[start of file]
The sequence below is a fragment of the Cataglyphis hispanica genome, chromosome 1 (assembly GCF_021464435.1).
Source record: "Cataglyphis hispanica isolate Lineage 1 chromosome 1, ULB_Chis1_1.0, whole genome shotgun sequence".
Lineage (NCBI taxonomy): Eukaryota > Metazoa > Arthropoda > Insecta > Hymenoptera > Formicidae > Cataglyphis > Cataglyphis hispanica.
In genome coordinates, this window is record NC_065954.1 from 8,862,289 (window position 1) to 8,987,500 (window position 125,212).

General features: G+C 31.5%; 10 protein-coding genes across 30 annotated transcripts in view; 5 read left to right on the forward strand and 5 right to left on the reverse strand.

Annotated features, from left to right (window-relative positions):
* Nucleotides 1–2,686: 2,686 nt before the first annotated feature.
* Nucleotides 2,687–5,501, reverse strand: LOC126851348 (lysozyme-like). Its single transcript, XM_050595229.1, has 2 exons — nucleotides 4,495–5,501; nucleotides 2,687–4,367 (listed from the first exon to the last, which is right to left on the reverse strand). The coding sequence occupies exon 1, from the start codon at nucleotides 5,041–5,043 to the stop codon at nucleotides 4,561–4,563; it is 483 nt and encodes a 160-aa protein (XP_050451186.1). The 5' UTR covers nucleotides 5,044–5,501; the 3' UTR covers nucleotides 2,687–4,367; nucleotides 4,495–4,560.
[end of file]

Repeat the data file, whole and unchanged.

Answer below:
The sequence below is a fragment of the Cataglyphis hispanica genome, chromosome 1 (assembly GCF_021464435.1).
Source record: "Cataglyphis hispanica isolate Lineage 1 chromosome 1, ULB_Chis1_1.0, whole genome shotgun sequence".
Lineage (NCBI taxonomy): Eukaryota > Metazoa > Arthropoda > Insecta > Hymenoptera > Formicidae > Cataglyphis > Cataglyphis hispanica.
In genome coordinates, this window is record NC_065954.1 from 8,862,289 (window position 1) to 8,987,500 (window position 125,212).

General features: G+C 31.5%; 10 protein-coding genes across 30 annotated transcripts in view; 5 read left to right on the forward strand and 5 right to left on the reverse strand.

Annotated features, from left to right (window-relative positions):
* Nucleotides 1–2,686: 2,686 nt before the first annotated feature.
* Nucleotides 2,687–5,501, reverse strand: LOC126851348 (lysozyme-like). Its single transcript, XM_050595229.1, has 2 exons — nucleotides 4,495–5,501; nucleotides 2,687–4,367 (listed from the first exon to the last, which is right to left on the reverse strand). The coding sequence occupies exon 1, from the start codon at nucleotides 5,041–5,043 to the stop codon at nucleotides 4,561–4,563; it is 483 nt and encodes a 160-aa protein (XP_050451186.1). The 5' UTR covers nucleotides 5,044–5,501; the 3' UTR covers nucleotides 2,687–4,367; nucleotides 4,495–4,560.